So this has been quite the horror show, hasn't it? It's like Barbarians at the Gate meets Nightmare on Elm Street. Just when you think the Boogie Man has been defeated, dismembered, stabbed, staked, burned to a crisp, dumped into the sea, and buried in various landfills across Northern New Jersey, he rises back up to strike fear (and loathing) into our hearts.
That's what this saga has been, lo these many months. It's lasted longer than the Simpsons. Infoworld alone has published dozens of stories about it. And even though I write that headline, I'm not sure I really believe it. First, there's Ballmer's official response at Microsoft's earnings call this week:
"It didn't work out, fine, we're done, we can move on. Does that mean nobody will ever talk to anybody again? I suspect the answer to that is also no. It's a long time and a big world, but we are moving on."
Quiz: How do you know Steve Ballmer is spreading more fear, uncertainty, and doubt? His vocal chords are engaged.
Then there's Yahoo's brilliant/awful move of appointing Carl Icahn to its board, instantly shutting the guy up. (And about time, because at this point even his mother would getting annoyed with him.) Then they throw another bone at him by offering two more seats on the board to people who might maybe think the way he does.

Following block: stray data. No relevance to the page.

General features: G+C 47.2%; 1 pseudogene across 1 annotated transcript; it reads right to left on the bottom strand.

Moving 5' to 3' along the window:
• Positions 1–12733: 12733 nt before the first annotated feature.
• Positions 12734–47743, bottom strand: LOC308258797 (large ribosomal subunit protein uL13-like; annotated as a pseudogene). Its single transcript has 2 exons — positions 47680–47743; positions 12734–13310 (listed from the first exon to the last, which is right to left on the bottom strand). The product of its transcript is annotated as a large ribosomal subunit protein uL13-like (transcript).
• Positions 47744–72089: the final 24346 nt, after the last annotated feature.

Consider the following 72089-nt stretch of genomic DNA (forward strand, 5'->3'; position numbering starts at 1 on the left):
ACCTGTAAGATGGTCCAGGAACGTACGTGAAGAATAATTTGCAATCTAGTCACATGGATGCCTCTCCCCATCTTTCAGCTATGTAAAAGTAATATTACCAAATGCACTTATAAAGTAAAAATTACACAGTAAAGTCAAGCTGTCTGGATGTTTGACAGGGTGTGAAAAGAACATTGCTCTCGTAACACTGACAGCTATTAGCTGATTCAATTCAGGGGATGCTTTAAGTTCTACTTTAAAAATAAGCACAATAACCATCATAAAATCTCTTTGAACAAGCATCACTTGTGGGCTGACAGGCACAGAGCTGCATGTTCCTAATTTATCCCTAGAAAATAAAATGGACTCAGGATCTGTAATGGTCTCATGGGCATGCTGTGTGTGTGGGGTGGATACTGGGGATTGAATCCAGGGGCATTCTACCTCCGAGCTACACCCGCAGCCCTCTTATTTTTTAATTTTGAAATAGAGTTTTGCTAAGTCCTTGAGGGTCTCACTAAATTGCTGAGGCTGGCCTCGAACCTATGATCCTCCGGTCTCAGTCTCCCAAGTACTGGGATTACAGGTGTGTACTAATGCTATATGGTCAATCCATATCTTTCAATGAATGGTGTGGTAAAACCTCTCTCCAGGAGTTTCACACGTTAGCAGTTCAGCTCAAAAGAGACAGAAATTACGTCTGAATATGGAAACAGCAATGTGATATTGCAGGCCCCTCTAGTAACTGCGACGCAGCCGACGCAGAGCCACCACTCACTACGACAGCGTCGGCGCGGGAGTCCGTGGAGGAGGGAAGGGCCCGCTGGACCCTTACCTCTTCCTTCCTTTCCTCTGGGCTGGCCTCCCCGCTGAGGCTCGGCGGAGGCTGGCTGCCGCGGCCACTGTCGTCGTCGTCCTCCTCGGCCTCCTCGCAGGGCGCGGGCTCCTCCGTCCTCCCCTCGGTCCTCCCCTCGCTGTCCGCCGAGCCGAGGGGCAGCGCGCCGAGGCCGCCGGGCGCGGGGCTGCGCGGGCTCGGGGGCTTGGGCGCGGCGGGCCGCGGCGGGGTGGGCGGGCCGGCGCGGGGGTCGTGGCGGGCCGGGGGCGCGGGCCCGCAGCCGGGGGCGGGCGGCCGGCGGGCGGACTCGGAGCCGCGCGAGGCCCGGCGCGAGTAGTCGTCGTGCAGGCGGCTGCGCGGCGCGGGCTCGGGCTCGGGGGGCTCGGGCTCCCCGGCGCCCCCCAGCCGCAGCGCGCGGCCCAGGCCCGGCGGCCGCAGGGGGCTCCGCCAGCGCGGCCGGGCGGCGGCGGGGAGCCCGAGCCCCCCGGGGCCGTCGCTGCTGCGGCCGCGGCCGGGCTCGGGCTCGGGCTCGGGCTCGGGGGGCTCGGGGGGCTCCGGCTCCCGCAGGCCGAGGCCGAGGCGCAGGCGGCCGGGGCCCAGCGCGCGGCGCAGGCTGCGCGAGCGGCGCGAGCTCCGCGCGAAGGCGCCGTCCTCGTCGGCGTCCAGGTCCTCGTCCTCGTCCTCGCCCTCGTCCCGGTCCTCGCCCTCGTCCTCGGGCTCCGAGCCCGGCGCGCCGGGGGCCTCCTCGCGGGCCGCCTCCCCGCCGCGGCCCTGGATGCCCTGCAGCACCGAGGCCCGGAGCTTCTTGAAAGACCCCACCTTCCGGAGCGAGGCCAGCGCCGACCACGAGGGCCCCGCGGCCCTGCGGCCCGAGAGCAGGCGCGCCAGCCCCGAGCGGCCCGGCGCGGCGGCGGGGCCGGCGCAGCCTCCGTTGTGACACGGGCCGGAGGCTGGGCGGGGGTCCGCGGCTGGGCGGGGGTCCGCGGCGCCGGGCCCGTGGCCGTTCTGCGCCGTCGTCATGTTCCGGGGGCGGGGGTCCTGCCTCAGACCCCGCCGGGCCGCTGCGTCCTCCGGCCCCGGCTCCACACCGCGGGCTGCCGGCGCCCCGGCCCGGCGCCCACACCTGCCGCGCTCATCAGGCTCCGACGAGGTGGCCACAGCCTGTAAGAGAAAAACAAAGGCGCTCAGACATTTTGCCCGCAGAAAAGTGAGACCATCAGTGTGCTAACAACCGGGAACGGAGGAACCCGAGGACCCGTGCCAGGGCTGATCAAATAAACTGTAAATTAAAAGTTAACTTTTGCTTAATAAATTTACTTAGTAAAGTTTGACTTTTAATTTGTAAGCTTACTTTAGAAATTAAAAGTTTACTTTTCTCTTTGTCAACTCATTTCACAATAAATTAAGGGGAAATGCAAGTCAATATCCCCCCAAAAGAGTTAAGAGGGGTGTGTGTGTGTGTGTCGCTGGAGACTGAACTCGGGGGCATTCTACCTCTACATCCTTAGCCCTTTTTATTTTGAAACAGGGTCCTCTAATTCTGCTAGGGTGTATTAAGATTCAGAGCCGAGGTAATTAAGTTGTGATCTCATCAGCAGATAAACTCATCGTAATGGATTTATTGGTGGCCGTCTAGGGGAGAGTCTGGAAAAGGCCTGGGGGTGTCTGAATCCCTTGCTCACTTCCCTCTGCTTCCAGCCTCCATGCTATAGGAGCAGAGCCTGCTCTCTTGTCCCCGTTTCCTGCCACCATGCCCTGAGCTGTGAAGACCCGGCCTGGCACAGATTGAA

So is it really over? I don't think so. For one thing, Icahn's goal wasn't to sit on yet another board, it was to bend another corporation to his will. Whether he's Batman or the Joker in this scenario depends on your point of view, but just giving him a seat at the table doesn't change squat; he wants to redecorate.
And Ballmer, in his sweaty blustery way, still leaves the door open.... for something.
"In the search business, let's face it, this is not about Yahoo. This is a two-horse race, it's Microsoft and it's Google."
Big, yes. But apparently not big enough for Microsoft, Google, and Yahoo. Sigh.